This move has likely been brewing for a bit -- several class action lawsuits against FCA said that some of the company's vehicles were using defeat devices to cheat emissions tests. But now the federal government is getting involved (although it hasn't yet determined if FCA was indeed using a defeat device), and that can't be good news for FCA.
Just look at what happened to Volkswagen after it was revealed the company was engaging in widespread cheating on emissions test: The company was hit with a $4.3 billion fine, the largest given to an automaker in the US. The EPA is additionally working with the California Air Resources Board (CARB), which has also accused FCA of violating clean air laws.
FCA's transgressions appear to be on a smaller scale than VW's, at least at this point. The EPA alleges that approximately 104,000 vehicles were covered in the claim, whereas VW's covered nearly 500,000 cars. Still, it's rather troubling that another automaker has been lying about emissions -- but on the positive side, the EPA says that FCA's alleged cheating was discovered thanks to enhanced testing following the VW fiasco.
"Once again, a major automaker made the business decision to skirt the rules and got caught," said CARB Chair Mary D. Nichols said in a press release. "CARB and US EPA made a commitment to enhanced testing as the Volkswagen case developed, and this is a result of that collaboration."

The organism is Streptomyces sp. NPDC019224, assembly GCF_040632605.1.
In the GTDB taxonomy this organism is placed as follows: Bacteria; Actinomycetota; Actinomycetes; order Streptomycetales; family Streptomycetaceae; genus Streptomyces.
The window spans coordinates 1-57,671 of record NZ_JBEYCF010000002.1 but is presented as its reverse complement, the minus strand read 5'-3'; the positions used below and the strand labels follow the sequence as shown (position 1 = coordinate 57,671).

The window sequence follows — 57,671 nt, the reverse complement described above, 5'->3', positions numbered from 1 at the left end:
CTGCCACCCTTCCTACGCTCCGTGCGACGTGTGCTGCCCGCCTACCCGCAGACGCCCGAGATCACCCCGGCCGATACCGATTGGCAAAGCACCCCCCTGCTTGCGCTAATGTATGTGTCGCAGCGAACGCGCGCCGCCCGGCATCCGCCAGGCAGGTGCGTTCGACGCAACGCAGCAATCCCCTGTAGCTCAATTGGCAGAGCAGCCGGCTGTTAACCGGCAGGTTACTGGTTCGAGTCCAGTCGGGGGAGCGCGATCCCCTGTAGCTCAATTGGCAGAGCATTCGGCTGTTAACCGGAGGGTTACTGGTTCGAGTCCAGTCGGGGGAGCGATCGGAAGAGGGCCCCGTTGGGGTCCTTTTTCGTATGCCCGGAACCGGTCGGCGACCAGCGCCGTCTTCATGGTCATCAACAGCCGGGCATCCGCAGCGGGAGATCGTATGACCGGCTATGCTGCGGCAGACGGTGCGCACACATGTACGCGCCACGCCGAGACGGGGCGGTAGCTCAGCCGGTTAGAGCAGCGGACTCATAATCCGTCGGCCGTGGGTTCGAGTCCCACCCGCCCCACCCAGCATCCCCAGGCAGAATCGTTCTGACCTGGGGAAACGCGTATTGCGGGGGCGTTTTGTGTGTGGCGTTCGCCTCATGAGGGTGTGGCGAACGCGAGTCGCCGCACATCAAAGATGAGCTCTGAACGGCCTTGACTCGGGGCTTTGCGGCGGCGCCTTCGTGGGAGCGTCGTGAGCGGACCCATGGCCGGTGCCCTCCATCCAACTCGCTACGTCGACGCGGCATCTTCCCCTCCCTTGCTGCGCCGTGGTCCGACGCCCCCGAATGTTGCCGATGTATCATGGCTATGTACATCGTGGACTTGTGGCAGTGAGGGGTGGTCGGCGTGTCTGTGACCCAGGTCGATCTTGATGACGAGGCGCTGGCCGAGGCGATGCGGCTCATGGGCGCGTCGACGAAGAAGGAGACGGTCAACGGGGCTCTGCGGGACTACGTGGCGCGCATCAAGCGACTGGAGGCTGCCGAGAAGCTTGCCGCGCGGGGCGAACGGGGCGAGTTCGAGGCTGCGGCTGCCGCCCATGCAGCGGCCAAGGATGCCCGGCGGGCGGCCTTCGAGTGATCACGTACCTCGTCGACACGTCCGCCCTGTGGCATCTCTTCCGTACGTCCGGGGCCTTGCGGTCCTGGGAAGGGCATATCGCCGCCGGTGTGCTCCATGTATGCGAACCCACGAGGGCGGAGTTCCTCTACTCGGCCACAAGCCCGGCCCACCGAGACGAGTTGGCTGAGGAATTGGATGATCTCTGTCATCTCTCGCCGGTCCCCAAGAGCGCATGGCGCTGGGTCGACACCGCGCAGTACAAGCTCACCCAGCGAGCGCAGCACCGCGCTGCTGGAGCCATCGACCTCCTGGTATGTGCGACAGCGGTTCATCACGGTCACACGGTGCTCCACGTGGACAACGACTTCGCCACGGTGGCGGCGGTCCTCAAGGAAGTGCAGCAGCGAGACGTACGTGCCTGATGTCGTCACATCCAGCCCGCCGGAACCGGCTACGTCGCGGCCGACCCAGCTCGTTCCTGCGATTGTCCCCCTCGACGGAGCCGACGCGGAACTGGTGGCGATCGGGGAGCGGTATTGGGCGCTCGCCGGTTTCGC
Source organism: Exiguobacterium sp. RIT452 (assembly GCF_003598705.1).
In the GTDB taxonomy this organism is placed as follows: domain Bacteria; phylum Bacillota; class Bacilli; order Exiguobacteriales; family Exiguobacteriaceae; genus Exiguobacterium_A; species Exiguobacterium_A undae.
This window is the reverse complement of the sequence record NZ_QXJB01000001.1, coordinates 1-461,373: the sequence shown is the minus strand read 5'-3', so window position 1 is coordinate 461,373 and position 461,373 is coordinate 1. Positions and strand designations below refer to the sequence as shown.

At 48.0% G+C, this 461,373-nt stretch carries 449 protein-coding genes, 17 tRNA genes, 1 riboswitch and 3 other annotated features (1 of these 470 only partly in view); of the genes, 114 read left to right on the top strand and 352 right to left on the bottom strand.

At this point, FCA is denying wrongdoing and appears to be looking to the Trump administration for shelter -- a reasonable tactic given Trump' pro-business, anti-environmental standpoint. "FCA US intends to work with the incoming administration to present its case and resolve this matter fairly and equitably and to assure the EPA and FCA US customers that the company's diesel-powered vehicles meet all applicable regulatory requirements," FCA said in a statement posted by CNBC. "FCA US looks forward to the opportunity to meet with the EPA's enforcement division and representatives of the new administration to demonstrate that FCA US's emissions control strategies are properly justified and thus are not 'defeat devices' under applicable regulations and to resolve this matter expeditiously."
The initial evidence against FCA looks pretty convincing, however -- the EPA says that it has found at least eight pieces of undisclosed software in the vehicles that alter how much pollution these vehicles emit.